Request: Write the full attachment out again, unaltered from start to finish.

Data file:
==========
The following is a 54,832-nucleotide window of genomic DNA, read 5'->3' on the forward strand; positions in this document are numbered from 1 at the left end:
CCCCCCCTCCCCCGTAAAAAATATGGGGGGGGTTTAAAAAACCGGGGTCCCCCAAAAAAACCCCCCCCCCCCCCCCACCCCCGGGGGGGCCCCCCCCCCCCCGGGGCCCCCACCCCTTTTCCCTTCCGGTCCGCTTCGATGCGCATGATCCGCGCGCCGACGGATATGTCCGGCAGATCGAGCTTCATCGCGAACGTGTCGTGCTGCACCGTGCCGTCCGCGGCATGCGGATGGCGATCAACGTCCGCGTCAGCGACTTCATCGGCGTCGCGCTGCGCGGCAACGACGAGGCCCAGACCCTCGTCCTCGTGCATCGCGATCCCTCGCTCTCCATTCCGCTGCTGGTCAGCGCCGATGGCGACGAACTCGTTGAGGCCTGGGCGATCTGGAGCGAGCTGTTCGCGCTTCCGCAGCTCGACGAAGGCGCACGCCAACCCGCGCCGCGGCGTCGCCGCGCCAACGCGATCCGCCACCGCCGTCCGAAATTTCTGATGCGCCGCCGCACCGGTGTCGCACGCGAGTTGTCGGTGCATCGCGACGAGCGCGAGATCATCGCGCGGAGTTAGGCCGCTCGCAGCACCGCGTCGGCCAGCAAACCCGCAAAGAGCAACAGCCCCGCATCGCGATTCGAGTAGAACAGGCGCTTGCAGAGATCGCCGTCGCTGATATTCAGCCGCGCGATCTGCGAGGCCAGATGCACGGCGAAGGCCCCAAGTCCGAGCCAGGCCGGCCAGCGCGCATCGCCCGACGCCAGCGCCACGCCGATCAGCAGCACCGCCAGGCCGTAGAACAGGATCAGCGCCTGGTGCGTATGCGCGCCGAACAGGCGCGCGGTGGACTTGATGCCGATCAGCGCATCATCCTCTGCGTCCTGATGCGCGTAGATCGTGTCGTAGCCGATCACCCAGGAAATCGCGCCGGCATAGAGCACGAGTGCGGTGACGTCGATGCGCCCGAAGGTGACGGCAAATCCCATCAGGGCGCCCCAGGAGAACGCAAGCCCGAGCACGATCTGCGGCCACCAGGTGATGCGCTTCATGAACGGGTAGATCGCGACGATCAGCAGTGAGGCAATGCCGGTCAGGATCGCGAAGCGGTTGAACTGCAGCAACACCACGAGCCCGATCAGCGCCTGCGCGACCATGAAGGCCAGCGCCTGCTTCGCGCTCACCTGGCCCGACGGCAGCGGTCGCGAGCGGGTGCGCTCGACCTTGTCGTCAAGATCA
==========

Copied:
The following is a 54,832-nucleotide window of genomic DNA, read 5'->3' on the forward strand; positions in this document are numbered from 1 at the left end:
CCCCCCCTCCCCCGTAAAAAATATGGGGGGGGTTTAAAAAACCGGGGTCCCCCAAAAAAACCCCCCCCCCCCCCCCACCCCCGGGGGGGCCCCCCCCCCCCCGGGGCCCCCACCCCTTTTCCCTTCCGGTCCGCTTCGATGCGCATGATCCGCGCGCCGACGGATATGTCCGGCAGATCGAGCTTCATCGCGAACGTGTCGTGCTGCACCGTGCCGTCCGCGGCATGCGGATGGCGATCAACGTCCGCGTCAGCGACTTCATCGGCGTCGCGCTGCGCGGCAACGACGAGGCCCAGACCCTCGTCCTCGTGCATCGCGATCCCTCGCTCTCCATTCCGCTGCTGGTCAGCGCCGATGGCGACGAACTCGTTGAGGCCTGGGCGATCTGGAGCGAGCTGTTCGCGCTTCCGCAGCTCGACGAAGGCGCACGCCAACCCGCGCCGCGGCGTCGCCGCGCCAACGCGATCCGCCACCGCCGTCCGAAATTTCTGATGCGCCGCCGCACCGGTGTCGCACGCGAGTTGTCGGTGCATCGCGACGAGCGCGAGATCATCGCGCGGAGTTAGGCCGCTCGCAGCACCGCGTCGGCCAGCAAACCCGCAAAGAGCAACAGCCCCGCATCGCGATTCGAGTAGAACAGGCGCTTGCAGAGATCGCCGTCGCTGATATTCAGCCGCGCGATCTGCGAGGCCAGATGCACGGCGAAGGCCCCAAGTCCGAGCCAGGCCGGCCAGCGCGCATCGCCCGACGCCAGCGCCACGCCGATCAGCAGCACCGCCAGGCCGTAGAACAGGATCAGCGCCTGGTGCGTATGCGCGCCGAACAGGCGCGCGGTGGACTTGATGCCGATCAGCGCATCATCCTCTGCGTCCTGATGCGCGTAGATCGTGTCGTAGCCGATCACCCAGGAAATCGCGCCGGCATAGAGCACGAGTGCGGTGACGTCGATGCGCCCGAAGGTGACGGCAAATCCCATCAGGGCGCCCCAGGAGAACGCAAGCCCGAGCACGATCTGCGGCCACCAGGTGATGCGCTTCATGAACGGGTAGATCGCGACGATCAGCAGTGAGGCAATGCCGGTCAGGATCGCGAAGCGGTTGAACTGCAGCAACACCACGAGCCCGATCAGCGCCTGCGCGACCATGAAGGCCAGCGCCTGCTTCGCGCTCACCTGGCCCGACGGCAGCGGTCGCGAGCGGGTGCGCTCGACCTTGTCGTCAAGATCA